Like many teachers who grew up before the current media-saturated generation, I feel inordinately intimidated by the push to integrate new media technology into my classroom. Henry Jenkins says this fear is not unreasonable, but if I hope to do my students justice in this volatile world, I must see my way past this limitation. His intensive scholarly study makes many suggestions, but at the end, I feel more informed than empowered.
Jenkins asserts that the majority of students with access to new media already create their own content. This opens doors because, as active participants rather than passive recipients, these youth take a proactive role in their own education. Students active in media creation, from video production and cosplay to fan fiction, sampling and remixing, and online book reviewing (!) already have a leg up on the challenges of our participatory media landscape. Though Jenkins elides my concerns about how to channel those hundreds of hours of "The Sims Online" to academically productive ends, he makes a convincing case.
I can't help but note that some of Jenkins' new-media suggestions seem remarkably familiar. For instance, he speaks glowingly of one teacher's experiment in "beta-reading," in which students use online tools to read and comment on other students' drafts, helping peers (and, hopefully, themselves) improve core writing skills. When I was an undergraduate, we did that in the classroom, with hard-copy manuscripts, and we called it "workshopping." Similarly, Jenkins extols teachers who use web tools to simulate real-world politics and social movements. But when I was fourteen, back in those pre-Web days, my Social Studies teacher had us conduct opinion polls and mock debates to grasp the issues in play during the 1988 Presidential election. No tech required.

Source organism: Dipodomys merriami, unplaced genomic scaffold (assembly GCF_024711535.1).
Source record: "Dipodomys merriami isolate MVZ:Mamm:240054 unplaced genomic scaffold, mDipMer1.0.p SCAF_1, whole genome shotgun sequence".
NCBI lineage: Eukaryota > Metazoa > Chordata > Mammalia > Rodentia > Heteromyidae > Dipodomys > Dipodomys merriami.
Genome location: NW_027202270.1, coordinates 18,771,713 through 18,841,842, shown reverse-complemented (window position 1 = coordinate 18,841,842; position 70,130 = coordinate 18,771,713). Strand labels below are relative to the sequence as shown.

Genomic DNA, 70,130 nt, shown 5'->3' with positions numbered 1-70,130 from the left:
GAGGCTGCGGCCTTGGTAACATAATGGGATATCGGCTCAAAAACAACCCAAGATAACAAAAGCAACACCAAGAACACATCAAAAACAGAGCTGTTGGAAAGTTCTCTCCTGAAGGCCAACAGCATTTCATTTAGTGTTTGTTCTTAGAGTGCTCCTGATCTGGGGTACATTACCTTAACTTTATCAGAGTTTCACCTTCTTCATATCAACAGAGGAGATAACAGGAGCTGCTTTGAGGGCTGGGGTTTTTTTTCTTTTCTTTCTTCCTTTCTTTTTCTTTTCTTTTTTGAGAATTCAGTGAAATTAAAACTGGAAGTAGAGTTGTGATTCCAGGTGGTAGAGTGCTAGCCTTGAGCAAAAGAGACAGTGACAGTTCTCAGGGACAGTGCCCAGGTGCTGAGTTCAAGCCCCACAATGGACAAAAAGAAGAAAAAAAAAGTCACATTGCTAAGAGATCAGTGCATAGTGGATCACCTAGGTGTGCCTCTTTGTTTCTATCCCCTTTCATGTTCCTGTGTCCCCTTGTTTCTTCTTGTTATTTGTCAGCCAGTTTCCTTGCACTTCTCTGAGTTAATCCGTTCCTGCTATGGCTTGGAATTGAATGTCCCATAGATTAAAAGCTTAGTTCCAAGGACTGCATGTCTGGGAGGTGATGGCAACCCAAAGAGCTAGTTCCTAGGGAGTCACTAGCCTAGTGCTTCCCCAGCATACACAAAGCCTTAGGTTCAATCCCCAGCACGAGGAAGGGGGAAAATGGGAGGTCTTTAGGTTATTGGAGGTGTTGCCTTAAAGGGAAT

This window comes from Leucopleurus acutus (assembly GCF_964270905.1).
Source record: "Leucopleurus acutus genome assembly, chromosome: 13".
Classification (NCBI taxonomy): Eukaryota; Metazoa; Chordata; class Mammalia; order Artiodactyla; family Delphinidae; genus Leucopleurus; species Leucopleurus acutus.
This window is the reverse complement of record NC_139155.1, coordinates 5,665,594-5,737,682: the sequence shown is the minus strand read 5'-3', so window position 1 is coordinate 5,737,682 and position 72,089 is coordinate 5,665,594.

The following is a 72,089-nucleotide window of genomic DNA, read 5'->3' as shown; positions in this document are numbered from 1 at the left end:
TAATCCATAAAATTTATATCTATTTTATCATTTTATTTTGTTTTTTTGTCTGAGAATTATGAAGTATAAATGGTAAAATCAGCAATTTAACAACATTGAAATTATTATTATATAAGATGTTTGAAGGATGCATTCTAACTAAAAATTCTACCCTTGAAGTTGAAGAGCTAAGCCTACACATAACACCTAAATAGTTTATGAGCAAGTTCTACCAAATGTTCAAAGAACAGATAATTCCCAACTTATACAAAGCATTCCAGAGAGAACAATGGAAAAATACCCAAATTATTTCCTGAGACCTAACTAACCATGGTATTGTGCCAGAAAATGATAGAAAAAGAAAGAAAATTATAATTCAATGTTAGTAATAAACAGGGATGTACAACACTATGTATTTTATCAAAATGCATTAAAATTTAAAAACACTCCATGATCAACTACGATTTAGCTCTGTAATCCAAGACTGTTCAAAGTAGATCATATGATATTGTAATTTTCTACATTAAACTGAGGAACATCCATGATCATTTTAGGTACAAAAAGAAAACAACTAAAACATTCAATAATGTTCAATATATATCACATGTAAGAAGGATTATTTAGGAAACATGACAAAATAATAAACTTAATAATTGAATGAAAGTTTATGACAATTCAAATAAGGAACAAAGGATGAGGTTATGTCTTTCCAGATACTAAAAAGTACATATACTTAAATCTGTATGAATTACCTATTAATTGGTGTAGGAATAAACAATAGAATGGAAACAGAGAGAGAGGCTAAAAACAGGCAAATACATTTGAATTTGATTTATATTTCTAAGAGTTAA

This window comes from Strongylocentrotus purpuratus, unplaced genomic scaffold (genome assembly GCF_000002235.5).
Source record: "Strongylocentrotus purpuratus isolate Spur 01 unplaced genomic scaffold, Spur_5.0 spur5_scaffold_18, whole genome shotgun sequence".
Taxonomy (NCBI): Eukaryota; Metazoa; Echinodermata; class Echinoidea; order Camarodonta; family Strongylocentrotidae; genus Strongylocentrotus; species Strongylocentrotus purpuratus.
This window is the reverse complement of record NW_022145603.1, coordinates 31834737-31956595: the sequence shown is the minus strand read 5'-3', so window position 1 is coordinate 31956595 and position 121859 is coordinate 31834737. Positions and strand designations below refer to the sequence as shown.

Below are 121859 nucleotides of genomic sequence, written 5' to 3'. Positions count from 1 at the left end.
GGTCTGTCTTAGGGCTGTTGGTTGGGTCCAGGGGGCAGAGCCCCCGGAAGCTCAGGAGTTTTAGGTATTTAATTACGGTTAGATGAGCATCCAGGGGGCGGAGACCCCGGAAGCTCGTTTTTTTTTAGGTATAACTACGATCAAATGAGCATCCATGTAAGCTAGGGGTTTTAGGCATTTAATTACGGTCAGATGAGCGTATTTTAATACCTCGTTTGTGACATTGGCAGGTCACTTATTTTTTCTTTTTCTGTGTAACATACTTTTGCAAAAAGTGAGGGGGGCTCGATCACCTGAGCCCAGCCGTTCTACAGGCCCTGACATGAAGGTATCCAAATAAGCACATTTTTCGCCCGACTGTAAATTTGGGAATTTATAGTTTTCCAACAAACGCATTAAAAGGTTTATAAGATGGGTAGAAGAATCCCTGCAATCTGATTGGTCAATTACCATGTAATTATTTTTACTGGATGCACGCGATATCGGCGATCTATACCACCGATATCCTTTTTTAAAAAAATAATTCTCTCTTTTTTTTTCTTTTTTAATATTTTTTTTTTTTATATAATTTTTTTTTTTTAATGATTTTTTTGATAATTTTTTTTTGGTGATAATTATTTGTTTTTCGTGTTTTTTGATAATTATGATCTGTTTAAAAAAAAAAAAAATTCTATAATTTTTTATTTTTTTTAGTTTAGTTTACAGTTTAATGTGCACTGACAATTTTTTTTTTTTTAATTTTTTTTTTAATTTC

I could go on, but my point is, Jenkins' suggestions will be most influential to teachers (and I supect Jenkins would agree) when they serve education's established, traditional goals. New media technology can make education more intense, more ambitious, and paradoxically, more decentralized. Tech doesn't supplant conventional classroom teaching; rather, the new supplements the old.
But we run aground on a simple yet penetrating concern. Toward the end, Jenkins laments, "There are few, if any, books that offer parents advice on how to make these choices or provide information about the media landscape." Parents, yes, though I could say the same about teachers, too. Even Jenkins himself, for all his good suggestions, is more wide-ranging than in-depth. Tech advances so fast that, were I to invest in keeping up with the newest advances, I couldn't stay abreast of developments in my own field. In the choice between the two, who can blame me for preferring the area where I have a higher degree over the area where even paid experts strain to keep up?
Jenkins and his research team leave me and other teachers with a lot to think about. I hope to apply new tech concepts in my own classroom in coming semesters. And I thank Jenkins for his clarity, writing with a minimum of jargon and keeping a diverse audience in mind. But this study is more of a spur to thinking than a guide to action. I will need to do more research if I hope to apply Jenkins' principles in my classroom.